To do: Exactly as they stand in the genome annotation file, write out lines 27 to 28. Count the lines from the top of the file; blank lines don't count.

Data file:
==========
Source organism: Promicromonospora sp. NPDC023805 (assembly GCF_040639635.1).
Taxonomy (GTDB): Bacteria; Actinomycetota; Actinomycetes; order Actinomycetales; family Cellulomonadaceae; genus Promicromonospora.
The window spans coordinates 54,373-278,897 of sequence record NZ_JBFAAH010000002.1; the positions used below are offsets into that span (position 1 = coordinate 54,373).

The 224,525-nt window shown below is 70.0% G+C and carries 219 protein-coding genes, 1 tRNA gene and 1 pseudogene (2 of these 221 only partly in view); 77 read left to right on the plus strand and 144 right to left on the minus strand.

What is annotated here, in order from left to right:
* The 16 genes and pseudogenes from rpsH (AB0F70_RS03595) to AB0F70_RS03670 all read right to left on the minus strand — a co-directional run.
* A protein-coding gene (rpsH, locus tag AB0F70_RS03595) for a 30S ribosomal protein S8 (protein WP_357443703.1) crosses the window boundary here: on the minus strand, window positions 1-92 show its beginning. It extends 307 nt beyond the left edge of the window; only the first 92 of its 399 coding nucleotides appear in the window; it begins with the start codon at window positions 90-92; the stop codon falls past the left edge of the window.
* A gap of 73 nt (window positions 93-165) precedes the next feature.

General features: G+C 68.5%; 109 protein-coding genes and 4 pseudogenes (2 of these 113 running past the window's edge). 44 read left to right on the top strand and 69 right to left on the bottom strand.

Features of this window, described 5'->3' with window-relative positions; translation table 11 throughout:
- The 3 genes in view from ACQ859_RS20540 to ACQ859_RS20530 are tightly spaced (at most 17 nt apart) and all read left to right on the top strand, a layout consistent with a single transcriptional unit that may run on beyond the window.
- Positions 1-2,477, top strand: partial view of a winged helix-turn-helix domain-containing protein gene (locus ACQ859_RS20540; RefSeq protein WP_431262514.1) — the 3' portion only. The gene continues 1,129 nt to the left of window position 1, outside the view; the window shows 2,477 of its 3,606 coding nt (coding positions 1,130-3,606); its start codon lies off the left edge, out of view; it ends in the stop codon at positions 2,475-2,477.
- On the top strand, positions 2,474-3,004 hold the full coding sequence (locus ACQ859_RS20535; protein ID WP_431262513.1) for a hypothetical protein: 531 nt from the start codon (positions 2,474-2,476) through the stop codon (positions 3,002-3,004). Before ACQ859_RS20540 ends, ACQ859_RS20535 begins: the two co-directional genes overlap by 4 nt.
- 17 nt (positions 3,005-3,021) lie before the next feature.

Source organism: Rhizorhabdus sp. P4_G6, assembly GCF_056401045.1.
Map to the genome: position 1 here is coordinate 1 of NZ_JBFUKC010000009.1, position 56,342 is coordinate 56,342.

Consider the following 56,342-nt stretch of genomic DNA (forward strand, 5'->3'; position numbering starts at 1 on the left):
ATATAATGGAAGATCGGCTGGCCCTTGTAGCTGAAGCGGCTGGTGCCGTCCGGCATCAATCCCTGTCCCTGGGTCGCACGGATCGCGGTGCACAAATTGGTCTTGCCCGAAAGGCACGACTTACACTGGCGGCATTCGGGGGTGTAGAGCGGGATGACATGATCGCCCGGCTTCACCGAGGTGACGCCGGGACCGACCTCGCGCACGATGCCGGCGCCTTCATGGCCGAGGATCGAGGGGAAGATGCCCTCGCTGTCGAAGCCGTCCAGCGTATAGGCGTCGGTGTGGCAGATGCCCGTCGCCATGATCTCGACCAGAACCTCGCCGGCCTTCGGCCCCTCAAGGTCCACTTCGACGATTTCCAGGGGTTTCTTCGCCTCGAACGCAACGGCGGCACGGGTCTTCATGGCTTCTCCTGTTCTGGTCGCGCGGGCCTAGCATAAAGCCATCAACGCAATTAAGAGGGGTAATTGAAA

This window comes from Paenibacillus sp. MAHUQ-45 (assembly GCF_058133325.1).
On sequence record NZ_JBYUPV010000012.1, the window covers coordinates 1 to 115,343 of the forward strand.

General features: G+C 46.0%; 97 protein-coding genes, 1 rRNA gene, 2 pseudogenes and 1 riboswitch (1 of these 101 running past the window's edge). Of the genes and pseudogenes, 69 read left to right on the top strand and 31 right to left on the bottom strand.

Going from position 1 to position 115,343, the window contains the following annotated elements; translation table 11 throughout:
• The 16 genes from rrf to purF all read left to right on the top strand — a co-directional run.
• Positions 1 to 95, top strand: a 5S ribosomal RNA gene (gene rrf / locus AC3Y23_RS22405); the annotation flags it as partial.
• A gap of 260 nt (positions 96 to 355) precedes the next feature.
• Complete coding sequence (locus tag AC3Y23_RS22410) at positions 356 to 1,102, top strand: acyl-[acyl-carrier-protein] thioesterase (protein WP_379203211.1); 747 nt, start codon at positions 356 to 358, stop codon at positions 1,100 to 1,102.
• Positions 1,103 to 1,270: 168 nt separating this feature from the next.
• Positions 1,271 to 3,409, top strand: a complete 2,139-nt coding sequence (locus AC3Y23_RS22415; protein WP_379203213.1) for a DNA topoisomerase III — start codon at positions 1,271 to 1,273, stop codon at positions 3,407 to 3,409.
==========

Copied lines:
• Positions 1,103 to 1,270: 168 nt separating this feature from the next.
• Positions 1,271 to 3,409, top strand: a complete 2,139-nt coding sequence (locus AC3Y23_RS22415; protein WP_379203213.1) for a DNA topoisomerase III — start codon at positions 1,271 to 1,273, stop codon at positions 3,407 to 3,409.